May 23 (UPI) -- United States Women's National Team soccer star Alex Morgan is featured on the cover of Time magazine ahead of the 2019 FIFA Women's World Cup. She said she won't go to the White House if the team wins gold in France.
Morgan, 29, is set to appear in her third World Cup for the U.S. She helped the squad win the 2015 World Cup. The team finished second in the 2011 World Cup. The 2015 squad visited the White House in October of that year and was welcomed by former President Barack Obama.
The 2019 team is ranked No. 1 in the world and is a favorite to win the tournament this year in France. But Morgan said she won't join teammates in Washington, D.C., if she is part of another World Cup-winning run.
"I don't stand for a lot of things the current office stands for," Morgan told Time.
The Orlando Pride forward said she is upset about the administration's policy of separating migrant families at the country's southern border. Morgan's husband is from Mexico.
"We don't have to be put in this little box," said. "There's the narrative that's been said hundreds of times about any sort of athlete who's spoken out politically. 'Stick to sports.' We're much more than that, OK?"
Morgan also spoke about the fight for equal pay within the game. Five members of the women's national team filed a complaint in 2016 relating to inequity in pay and bonuses with the federal Equal Employment Opportunity Commission. The players signed a new collective-bargaining agreement in 2017.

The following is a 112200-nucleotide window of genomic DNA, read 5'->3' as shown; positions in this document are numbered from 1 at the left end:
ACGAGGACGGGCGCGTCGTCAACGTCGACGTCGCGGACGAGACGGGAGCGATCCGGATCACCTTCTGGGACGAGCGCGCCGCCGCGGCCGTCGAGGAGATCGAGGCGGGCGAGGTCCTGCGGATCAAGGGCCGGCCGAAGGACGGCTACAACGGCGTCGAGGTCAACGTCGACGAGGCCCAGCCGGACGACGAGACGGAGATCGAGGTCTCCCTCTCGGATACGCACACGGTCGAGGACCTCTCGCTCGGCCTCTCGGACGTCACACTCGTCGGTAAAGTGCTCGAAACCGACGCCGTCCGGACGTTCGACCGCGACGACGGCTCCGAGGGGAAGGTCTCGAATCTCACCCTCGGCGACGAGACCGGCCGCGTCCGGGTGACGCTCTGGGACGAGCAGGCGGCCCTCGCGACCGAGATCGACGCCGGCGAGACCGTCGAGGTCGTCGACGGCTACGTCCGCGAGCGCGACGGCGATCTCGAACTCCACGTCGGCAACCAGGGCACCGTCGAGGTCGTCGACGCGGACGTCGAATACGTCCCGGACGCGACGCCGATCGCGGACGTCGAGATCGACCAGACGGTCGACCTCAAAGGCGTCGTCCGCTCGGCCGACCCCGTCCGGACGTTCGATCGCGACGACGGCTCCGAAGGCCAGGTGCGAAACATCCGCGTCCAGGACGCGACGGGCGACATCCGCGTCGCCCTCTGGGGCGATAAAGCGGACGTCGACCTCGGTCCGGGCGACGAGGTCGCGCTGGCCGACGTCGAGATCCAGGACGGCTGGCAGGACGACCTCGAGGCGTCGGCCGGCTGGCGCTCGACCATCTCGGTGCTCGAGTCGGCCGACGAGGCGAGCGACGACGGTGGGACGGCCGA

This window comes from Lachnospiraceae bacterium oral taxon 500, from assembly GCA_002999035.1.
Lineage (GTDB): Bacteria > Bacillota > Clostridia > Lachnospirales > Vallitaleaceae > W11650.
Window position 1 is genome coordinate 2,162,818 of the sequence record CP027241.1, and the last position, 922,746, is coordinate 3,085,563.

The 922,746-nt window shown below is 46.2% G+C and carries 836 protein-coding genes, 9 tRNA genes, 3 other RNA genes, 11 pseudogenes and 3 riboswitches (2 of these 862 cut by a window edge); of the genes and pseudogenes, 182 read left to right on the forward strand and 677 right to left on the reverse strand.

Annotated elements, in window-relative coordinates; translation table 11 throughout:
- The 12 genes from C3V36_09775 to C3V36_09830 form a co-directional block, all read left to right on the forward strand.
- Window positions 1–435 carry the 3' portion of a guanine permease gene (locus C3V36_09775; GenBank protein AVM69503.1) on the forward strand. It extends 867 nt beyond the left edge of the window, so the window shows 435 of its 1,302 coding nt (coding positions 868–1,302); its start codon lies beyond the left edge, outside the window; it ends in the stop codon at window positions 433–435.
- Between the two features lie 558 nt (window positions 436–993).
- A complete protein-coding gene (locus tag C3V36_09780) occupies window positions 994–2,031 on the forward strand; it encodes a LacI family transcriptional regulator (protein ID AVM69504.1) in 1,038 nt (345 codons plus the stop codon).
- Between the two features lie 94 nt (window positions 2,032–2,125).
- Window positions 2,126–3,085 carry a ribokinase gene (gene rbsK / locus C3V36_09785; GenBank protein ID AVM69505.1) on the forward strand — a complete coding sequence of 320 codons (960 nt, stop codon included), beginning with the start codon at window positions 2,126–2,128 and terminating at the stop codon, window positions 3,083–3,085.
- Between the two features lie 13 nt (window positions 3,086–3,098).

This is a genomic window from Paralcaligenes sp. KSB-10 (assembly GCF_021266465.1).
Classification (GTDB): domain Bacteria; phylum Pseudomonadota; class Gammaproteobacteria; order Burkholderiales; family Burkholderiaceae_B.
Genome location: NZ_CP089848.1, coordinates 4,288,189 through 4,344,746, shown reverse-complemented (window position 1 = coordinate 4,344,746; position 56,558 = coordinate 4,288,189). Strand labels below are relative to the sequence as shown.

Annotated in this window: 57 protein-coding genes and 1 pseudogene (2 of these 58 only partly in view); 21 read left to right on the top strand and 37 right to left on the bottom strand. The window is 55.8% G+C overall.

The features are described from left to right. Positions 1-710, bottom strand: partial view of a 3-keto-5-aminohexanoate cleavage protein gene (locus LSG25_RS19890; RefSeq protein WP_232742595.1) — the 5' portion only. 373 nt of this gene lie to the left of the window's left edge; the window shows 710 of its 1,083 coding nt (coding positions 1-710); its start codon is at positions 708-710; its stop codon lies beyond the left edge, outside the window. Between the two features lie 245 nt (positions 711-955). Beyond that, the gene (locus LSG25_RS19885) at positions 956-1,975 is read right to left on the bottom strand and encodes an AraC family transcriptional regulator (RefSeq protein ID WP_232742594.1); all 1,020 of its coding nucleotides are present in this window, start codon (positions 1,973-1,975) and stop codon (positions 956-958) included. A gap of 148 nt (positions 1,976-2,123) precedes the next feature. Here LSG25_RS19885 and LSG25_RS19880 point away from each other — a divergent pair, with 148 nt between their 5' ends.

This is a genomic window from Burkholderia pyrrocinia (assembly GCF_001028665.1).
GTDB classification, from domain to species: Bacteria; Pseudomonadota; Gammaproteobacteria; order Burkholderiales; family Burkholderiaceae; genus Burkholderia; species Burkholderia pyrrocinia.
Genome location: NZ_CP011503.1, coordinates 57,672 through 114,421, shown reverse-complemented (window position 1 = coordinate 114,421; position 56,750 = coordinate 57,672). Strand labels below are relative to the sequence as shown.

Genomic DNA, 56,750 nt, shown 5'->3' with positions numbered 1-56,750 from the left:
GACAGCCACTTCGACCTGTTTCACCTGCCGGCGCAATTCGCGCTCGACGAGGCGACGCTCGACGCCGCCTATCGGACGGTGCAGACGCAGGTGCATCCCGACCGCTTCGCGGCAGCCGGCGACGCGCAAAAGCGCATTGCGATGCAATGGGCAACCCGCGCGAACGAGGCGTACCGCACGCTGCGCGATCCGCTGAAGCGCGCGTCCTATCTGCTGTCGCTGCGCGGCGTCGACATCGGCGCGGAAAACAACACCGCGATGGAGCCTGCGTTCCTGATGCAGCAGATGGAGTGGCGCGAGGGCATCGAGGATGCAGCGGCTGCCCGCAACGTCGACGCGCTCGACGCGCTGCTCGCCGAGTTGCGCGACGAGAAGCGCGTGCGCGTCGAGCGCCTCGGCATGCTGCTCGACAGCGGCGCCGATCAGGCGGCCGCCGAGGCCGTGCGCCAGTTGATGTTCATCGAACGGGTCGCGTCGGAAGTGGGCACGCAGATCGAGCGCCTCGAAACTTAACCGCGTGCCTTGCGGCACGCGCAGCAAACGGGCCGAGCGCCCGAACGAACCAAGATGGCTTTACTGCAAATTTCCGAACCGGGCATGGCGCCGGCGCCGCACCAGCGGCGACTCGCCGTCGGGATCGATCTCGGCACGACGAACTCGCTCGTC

Morgan's name was listed among several other soccer stars March 8, with U.S. players filing a federal gender-discrimination lawsuit against the United States Soccer Federation. The complaint accused the national governing body of the sport of paying "only lip service to gender equality."
The complaint stated that U.S. Soccer rejected requests for compensation for women's national team players "that would have been at least equal" to that afforded to the U.S. men's national team.
The lawsuit asserted that the U.S. Soccer provided the men's team with performance bonuses totaling $5.375 million for losing in the round of 16 at the 2014 World Cup, while the federation provided the women with $1.725 million for winning the 2015 World Cup.
The United States Soccer Federation responded to the complaint and denied unlawful conduct.
"Eventually, you just have to take a stand," Morgan said. "How come we've had to fight the whole time, year after year?"
The June 3/June 10 double-issue of Time hits newsstands Friday.
Morgan -- who was also on the 2012 gold-medal-winning Olympics team -- has 101 goals and 40 assists in 162 international appearances for the U.S.
"I was not the go-to player [in 2015]," Morgan said, according to USSoccer.com. "This World Cup is the best of both worlds -- I'm feeling confident and ready to be a leader."
Morgan and the U.S. women's team battle Mexico in a friendly before entering the group stage of the 2019 World Cup. The U.s. team then battles Thailand in Group F at 3 p.m. June 11 in Reims, France, to begin its title defense.